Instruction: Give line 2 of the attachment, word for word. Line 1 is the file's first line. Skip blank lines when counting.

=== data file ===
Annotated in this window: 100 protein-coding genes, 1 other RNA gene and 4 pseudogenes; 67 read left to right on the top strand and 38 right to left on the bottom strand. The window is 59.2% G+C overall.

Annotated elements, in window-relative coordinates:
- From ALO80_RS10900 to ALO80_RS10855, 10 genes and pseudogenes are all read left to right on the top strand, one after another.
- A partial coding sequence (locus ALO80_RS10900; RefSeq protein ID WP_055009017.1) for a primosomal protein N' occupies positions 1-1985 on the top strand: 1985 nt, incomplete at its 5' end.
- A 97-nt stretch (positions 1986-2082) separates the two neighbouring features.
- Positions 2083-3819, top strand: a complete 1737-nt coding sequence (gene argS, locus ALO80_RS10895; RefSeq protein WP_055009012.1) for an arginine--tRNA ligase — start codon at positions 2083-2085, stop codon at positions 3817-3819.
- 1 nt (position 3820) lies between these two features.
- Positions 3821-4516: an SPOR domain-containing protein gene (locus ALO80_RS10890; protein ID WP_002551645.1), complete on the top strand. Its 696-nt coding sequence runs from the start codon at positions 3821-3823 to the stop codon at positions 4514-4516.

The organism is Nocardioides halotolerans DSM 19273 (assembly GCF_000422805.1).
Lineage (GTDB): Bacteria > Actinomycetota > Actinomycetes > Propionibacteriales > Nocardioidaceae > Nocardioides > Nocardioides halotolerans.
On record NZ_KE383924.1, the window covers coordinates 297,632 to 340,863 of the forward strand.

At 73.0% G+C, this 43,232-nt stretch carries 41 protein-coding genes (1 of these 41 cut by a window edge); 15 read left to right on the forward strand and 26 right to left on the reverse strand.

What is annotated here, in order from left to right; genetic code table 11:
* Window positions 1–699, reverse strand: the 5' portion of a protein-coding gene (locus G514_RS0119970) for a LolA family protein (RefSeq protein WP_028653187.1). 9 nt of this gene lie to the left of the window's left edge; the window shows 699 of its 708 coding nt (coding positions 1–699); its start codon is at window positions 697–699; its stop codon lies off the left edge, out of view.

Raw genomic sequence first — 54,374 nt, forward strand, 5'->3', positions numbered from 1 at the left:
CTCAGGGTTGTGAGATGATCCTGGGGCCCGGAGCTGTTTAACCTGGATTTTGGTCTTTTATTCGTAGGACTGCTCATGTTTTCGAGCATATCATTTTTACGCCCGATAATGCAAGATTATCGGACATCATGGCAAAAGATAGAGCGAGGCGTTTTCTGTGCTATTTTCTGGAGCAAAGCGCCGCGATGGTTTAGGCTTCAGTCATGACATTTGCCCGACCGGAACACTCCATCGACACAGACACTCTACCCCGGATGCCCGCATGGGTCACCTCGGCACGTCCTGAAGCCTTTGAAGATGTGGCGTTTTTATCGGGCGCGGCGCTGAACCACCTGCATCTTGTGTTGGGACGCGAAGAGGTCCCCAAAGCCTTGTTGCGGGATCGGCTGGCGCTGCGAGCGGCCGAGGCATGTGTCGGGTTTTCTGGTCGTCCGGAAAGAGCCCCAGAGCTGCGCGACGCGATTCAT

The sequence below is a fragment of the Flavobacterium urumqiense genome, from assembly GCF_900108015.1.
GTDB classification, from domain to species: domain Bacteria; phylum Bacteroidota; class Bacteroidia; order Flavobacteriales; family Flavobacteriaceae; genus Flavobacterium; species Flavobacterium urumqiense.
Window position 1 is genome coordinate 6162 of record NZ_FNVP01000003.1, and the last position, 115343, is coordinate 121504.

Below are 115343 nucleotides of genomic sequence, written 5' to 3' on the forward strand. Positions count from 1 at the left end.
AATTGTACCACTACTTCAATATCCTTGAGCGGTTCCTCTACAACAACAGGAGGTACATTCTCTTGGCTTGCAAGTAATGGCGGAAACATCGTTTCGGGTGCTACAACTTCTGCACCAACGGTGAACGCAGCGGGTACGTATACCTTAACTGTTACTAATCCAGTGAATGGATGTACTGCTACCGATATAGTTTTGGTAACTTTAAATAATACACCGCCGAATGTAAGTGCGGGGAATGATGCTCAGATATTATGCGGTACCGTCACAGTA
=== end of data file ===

Annotated elements, in window-relative coordinates: